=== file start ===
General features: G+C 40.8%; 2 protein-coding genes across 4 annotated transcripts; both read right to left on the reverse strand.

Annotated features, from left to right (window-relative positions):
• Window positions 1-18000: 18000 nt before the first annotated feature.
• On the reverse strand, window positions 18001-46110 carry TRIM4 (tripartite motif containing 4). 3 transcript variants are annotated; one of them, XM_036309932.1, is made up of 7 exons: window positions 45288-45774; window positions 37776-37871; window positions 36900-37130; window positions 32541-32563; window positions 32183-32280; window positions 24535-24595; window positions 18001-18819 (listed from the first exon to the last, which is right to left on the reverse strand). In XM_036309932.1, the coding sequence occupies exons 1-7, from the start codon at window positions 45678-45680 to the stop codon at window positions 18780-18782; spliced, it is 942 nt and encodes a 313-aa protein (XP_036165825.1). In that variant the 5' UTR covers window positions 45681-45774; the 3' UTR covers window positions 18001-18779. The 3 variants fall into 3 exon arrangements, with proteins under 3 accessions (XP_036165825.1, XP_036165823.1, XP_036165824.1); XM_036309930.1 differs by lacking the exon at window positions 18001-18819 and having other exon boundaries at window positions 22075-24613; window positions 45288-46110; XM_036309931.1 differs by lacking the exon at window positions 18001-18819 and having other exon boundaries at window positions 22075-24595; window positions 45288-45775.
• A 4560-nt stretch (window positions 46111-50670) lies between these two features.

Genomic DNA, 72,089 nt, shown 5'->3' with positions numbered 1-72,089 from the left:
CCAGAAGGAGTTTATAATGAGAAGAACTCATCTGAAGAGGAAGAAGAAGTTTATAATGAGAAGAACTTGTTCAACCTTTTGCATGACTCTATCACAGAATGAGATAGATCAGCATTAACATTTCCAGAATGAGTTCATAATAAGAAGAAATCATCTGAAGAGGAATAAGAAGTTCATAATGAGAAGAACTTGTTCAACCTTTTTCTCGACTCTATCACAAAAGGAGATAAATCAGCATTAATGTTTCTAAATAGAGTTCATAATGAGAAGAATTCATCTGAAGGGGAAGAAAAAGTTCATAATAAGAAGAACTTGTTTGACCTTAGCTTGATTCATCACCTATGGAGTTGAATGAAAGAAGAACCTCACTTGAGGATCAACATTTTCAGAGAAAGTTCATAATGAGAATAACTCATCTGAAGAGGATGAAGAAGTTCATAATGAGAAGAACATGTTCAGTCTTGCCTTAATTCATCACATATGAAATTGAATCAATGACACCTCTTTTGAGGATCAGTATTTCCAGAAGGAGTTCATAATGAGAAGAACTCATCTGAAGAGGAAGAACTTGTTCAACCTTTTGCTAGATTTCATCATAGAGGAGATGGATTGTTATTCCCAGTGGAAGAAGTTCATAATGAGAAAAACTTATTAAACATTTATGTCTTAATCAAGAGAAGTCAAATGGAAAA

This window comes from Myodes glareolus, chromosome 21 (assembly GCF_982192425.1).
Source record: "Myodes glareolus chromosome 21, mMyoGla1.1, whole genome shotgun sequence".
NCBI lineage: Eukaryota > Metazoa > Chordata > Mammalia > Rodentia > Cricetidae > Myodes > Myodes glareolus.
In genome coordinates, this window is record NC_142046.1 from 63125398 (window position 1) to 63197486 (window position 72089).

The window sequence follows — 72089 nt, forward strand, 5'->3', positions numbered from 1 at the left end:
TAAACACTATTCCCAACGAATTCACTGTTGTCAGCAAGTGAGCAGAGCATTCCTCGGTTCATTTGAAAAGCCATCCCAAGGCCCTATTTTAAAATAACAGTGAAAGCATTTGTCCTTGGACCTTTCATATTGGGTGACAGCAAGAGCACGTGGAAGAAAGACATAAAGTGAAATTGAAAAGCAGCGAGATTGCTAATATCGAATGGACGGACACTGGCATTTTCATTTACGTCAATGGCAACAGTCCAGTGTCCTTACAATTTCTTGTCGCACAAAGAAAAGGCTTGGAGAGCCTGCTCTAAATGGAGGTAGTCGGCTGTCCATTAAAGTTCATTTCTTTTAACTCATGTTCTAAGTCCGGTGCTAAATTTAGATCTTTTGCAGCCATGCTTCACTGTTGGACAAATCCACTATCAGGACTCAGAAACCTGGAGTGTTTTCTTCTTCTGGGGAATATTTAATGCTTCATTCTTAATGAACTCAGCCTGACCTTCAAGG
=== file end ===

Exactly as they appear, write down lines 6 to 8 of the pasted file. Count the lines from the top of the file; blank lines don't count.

Genomic DNA, 72,089 nt, shown 5'->3' with positions numbered 1-72,089 from the left:
CCAGAAGGAGTTTATAATGAGAAGAACTCATCTGAAGAGGAAGAAGAAGTTTATAATGAGAAGAACTTGTTCAACCTTTTGCATGACTCTATCACAGAATGAGATAGATCAGCATTAACATTTCCAGAATGAGTTCATAATAAGAAGAAATCATCTGAAGAGGAATAAGAAGTTCATAATGAGAAGAACTTGTTCAACCTTTTTCTCGACTCTATCACAAAAGGAGATAAATCAGCATTAATGTTTCTAAATAGAGTTCATAATGAGAAGAATTCATCTGAAGGGGAAGAAAAAGTTCATAATAAGAAGAACTTGTTTGACCTTAGCTTGATTCATCACCTATGGAGTTGAATGAAAGAAGAACCTCACTTGAGGATCAACATTTTCAGAGAAAGTTCATAATGAGAATAACTCATCTGAAGAGGATGAAGAAGTTCATAATGAGAAGAACATGTTCAGTCTTGCCTTAATTCATCACATATGAAATTGAATCAATGACACCTCTTTTGAGGATCAGTATTTCCAGAAGGAGTTCATAATGAGAAGAACTCATCTGAAGAGGAAGAACTTGTTCAACCTTTTGCTAGATTTCATCATAGAGGAGATGGATTGTTATTCCCAGTGGAAGAAGTTCATAATGAGAAAAACTTATTAAACATTTATGTCTTAATCAAGAGAAGTCAAATGGAAAA

This window comes from Myodes glareolus, chromosome 21 (assembly GCF_982192425.1).